VREculturepositivesites
Source - Abstract: The Risk of Hand and
Glove Contamination after Contact with a
VRE (+) Patient Environment.
Hayden M, ICAAC, 2001, Chicago, IL.
Proper hand
washing is
VITAL
to infection
prevention!
You may not realize
you have germs on
your hands!
Hand Hygiene (cont.)
Wash your hands, even if gloves have been
worn…
• Before patient contact, including between
different patients
• AFTER contact with anything contaminated
• During patient care
• Before and after invasive procedure
• Before and after contact with wound
• Between procedures on different body parts
of the same patient
• Between glove changes
• Immediately if skin is contaminated or if an
injury occurs
Proper Hand Washing
Wet hands with warm (not hot) water
Apply soap on hands
• Liquid soap is better (germs can live on wet soap bars)
Rub hands together for at least 15 seconds
• Wash longer if there is visible dirt on hands
• Cover all surfaces of hands and fingers – including
between fingernails, backs of hands, thumbs, and
under fingernails
Rinse hands thoroughly with warm water
Dry hands thoroughly
• If using blow dryer, push
button with elbow
• If available, use towel to
turn off water
WHAT SONG IS ABOUT 15 SECONDS LONG?
Source: Hand Hygiene Resource Center
http://www.handhygiene.org/
“Happy Birthday” Song
-or-
“ABC” Song
WHERE
WE
MISS
Hand Hygiene (cont.)
Alcohol sanitizers
• 62% ethyl alcohol
• Accepted as effective under certain
conditions
• Should not be used when there is
visible dirt or grime
Hand Hygiene (cont.)
WASH BEFORE WASH AFTER
Eating
Caring for someone
who is sick
Using Toilet
Blowing nose, coughing,
or sneezing
Caring for someone
who is sick
Most Cited Sources of Needlestick
IMPROPER
LIGHTING
IMPROPER
HANDLING
NOT
FAMILIAR
WITH
DEVICE
IMPROPER
SHARPS
DISPOSAL
UNCOOPERATIVE
PATIENTS
Overfilled
sharps
containers
Passingto
other
personnel
Improper
suture
technique
EXPOSURE
NEEDLESTICK
POSSIBLE
APPLYROUTINEFIRSTAID IMMEDIATELY
Cleansite of injurywith soap & flush with water for at least 15 minutes
Flushmucous membraneswith water or salinefor at least 15 minutes
NOTIFYSUPERVISOR/ PRECEPTOR
CompleteFirstReport of Injury
• Usedto processinsuranceclaims& helpsidentifytrends
SEEKMEDICALATTENTION
Student HealthServices Clinic –lookin your student handbook
• Baseline Labs
• HIV antibody (with consent)
• RPR (Syphilis)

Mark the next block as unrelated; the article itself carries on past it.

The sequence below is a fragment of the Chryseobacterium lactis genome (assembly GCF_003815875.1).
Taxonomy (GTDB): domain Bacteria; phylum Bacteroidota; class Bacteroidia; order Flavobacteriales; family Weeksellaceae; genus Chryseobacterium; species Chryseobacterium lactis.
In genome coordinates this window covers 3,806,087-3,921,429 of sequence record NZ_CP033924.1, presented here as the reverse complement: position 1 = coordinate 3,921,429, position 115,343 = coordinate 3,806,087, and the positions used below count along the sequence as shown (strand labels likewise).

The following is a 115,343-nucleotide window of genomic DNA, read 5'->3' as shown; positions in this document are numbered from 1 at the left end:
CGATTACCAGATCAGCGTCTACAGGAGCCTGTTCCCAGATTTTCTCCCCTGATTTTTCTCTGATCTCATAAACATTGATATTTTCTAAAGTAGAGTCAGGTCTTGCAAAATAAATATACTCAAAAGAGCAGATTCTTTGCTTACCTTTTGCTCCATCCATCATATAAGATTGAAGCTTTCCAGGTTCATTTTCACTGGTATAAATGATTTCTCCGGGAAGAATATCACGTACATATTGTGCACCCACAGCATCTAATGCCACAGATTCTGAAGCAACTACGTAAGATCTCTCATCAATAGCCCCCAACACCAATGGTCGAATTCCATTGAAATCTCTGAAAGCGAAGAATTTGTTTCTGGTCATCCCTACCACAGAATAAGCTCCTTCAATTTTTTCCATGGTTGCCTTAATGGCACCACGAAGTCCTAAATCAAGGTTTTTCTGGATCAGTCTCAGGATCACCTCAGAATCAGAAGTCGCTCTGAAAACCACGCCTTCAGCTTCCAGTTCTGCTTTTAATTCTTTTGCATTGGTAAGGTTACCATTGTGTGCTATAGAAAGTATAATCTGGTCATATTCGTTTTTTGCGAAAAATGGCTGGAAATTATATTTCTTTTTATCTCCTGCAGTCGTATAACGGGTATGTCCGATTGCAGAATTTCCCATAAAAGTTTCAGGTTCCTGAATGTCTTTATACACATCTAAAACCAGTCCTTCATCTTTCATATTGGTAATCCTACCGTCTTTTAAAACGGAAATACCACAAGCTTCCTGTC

• Hepatitis B surface antibody
• HCV antibody
• If source is known to be
Hepatitis C+, also obtain liver
function & HCV RNA tests
• CBC with differential and
platelets, chemistry profile, urine
pregnancy test if source is
known HIV+ and if exposed
personnel chooses to utilize
post-exposure prophylaxis
Medical Surveillance for injury
• Hepatitis B Vaccination
• Tuberculosis skin test,
Quantiferon test
Percutaneous injury transmission
rates with blood or blood products
• Hepatitis B 2 – 40%
• Hepatitis C 3 – 10%
• HIV 0.2 – 0.5%
CDC Exposure Risk
Cough
Chest Pain
Coughing up blood
Weakness
Fever and/or night sweats
Weight loss
TB Presentation & Isolation
WHO TUBERCULOSIS DATA
TEXAS TUBERCULOSIS DATA
TB Presentation & Isolation (cont.)
Routinely ask all patients:
• History of TB disease?
• Symptoms suggestive of TB?
Patients with history or symptoms of
undiagnosed TB:
• Refer promptly for medical evaluation of
possible active infection
• Wear surgical mask
• Provide urgent care in TB isolation areas
(i.e., negative pressure rooms)
TB Reporting
In Texas:
512.533.3000
TB Presentation and Isolation (cont.)
REMINDER
Bloodborne Pathogens can
be transmitted via the
following routes:
• Airborne
• Droplet
• Contact
How to protect yourself & the patient
REMEMBER
Place mask on patient
Use an N-95 respirator when caring for
the patient (get fitted)
• Routine duties
• Sputum-inducing procedure
Enforce cough etiquette
In the event of a possible exposure to
bloodborne pathogens, the person is entitled to:
• Confidential medical evaluation and follow-up
• Documentation of routes of exposure
• Identification, documentation, testing, and results
of the source individual
• Counseling
• Evaluation of reported illness
• Source patient blood draw
YOUR RIGHTS
Blood (or OPIM) Spill Clean Up
Clean all blood (or OPIM) spills with
a 10% bleach solution or another
EPA-approved disinfectant
Apply the approved disinfectant to
perimeter of spill
Allow at least 15 minutes of
disinfectant contact time
• Slowly proceed inwards
Dispose all materials used to clean
up spill (e.g. towels, gloves) in a
biohazard bag
Biological Waste Disposal
Place red biohazard bags inside
hard-walled, leak-proof secondary
containment
• Do not over fill!
Place sharps in an appropriate
hard-walled, leak-proof sharps
container
• Do not recap needles!
• Do not over fill (no more than
¾ full)!
• Let clinic administrator or
manager know if it needs to
be replaced
What is Biological Waste & What is Trash?
Bloody Gloves
Used Needles
Disposable Gowns (Unsoiled)
UA Dipstick
Unsoiled Exam Gloves
Identify which receptacle these (below) belong in
What is Biological Waste & What is Trash?
Unsoiled Exam Gloves
Disposable Gowns (Unsoiled)
Bloody Gloves
Used Needles
UA Dipstick
INFORMATION RESOURCES
Available resources about bloodborne pathogens
• Contact your Occupational or Employee Health
Clinic or report to the Institutional Emergency
Department IMMEDIATELY
• Biological Safety Manual (in every lab & website)
• OSHA Bloodborne Pathogen Standard
• Center for Disease Control
• Texas Department of State Health Services
REMEMBER!
You are responsible for knowing and
practicing all the BBP training and safety
precautions outlined in this presentation while
participating in your Family Medicine
preceptorship.
Make sure you have your preceptors number and tell
someone immediately whenyou are exposed to any
bloodbornepathogens.
QUESTIONS?
Refer to your Student Handbook
Please remember:
Contact your preceptor immediately following
any exposures
Go to the nearest Occupational or Employee
Health Clinic or go to the Emergency
Department for treatment
THANK YOU FOR LEARNING

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TFMPP Bloodborne Pathogens Training